6. Turning down the temperature

Saving the planet doesn’t have to mean wearing stained shirts. Just wash your clothes at 30 degrees Celsius rather than 60. According to WRAP, the carbon footprint has been reduced by 700,000 tonnes through households washing their clothes at lower temperatures, and ironing and tumble-drying less frequently. A great excuse to pack away the ironing board and wear those crumpled strides with pride.

Is your next pair of lucky pineapple trousers in here?

7. Online exchange is on the up

More and more of us are using sites like Ebay and Etsy to buy and sell second-hand clothes. Everyone loves a bargain! As well as an increase in online exchange, the vintage clothing industry has ballooned – with quirky, vintage and retro clothes filling our wardrobes. And on the high street, many mainstream chains are introducing second-hand or reconditioned stock, making it easier to give an old piece of clothing a new home.

8. 3D printing

Tel Aviv based fashion designer Denit Peleg has designed and developed her own range of 3D printed clothing using a strong and flexible filament called Filaflex. Pick up a 3D printer and you can design and print your own clothes without leaving the house.

9. Make do and mend

Repairing garments that are worn out, have developed faults, or which no longer fit is something our great-grandmother’s were a dab hand at. But sewing skills have largely fallen by the wayside, with many of us struggling to attach a button. Thankfully, repair cafes, surgeries, workshops, and online sewing tutorials are all gaining popularity. Learning to take up a hem, darn or patch a hole, or replace a zip could be the difference between wearing a garment again and tossing it in the trash. Up-cycling is also on the up – we’re learning how to breathe new life into items by adding a new pocket, or turning jeans into shorts. For the lazier amongst us, it’s worth remembering that most dry cleaners offer an affordable repair service.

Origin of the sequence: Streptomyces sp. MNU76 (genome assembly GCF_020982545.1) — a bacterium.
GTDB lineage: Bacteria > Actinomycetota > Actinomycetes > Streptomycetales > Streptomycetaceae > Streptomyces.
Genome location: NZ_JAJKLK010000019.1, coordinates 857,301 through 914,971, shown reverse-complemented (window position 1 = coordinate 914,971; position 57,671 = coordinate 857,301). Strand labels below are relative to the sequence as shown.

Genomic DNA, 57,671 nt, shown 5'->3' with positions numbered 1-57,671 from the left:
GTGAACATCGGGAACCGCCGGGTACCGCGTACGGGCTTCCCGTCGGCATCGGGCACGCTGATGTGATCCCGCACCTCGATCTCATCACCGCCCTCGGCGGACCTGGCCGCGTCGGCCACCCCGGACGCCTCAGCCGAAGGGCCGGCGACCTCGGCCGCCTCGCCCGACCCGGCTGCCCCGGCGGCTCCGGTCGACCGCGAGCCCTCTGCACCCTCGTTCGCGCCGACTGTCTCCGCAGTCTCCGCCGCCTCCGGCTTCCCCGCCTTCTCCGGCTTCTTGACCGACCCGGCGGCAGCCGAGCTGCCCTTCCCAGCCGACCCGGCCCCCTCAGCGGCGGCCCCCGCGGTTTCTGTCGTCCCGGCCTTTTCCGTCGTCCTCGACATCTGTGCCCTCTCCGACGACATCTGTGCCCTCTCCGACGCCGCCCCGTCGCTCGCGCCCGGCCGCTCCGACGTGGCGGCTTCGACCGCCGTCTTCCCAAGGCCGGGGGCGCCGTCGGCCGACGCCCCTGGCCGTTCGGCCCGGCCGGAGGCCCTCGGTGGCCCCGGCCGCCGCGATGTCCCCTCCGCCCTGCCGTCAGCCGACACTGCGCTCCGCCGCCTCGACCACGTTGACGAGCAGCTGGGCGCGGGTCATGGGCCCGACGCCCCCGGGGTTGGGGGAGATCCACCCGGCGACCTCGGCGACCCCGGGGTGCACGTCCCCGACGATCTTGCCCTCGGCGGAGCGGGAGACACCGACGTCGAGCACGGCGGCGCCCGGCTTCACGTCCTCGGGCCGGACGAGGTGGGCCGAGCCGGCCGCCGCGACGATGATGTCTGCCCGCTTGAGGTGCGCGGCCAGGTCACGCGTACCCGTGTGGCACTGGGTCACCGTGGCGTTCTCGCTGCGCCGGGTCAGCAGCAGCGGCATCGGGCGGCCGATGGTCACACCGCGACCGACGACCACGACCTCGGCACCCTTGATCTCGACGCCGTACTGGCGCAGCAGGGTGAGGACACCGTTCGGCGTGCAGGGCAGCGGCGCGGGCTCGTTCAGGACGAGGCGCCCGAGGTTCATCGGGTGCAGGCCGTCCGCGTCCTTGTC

10. Solar accessories

Technologically advanced fabrics are emerging with the aim of actually rewarding the user, making us more likely to wear them again and again. One such fabric is solar fibre – solar cells produced in yarn shapes and woven into fabric. It might not be long before we are wearing solar scarves that we can plug our phone into – a portable charger with the added benefit of keeping the neck warm.

Mending those lucky pineapple trousers after that that over-eager power slide last week.

Lucy Siegle has had a keen eye to the fashion industry and has been charting efforts to improve things. In Costing the Earth, Lucy heads to La Scala in Milan for the very first Green Carpet Fashion Awards, rubbing shoulders with Gisele, Anna Wintour and Giorgio Armani, where the big names in the industry are gathering to respond to calls for greener fashion.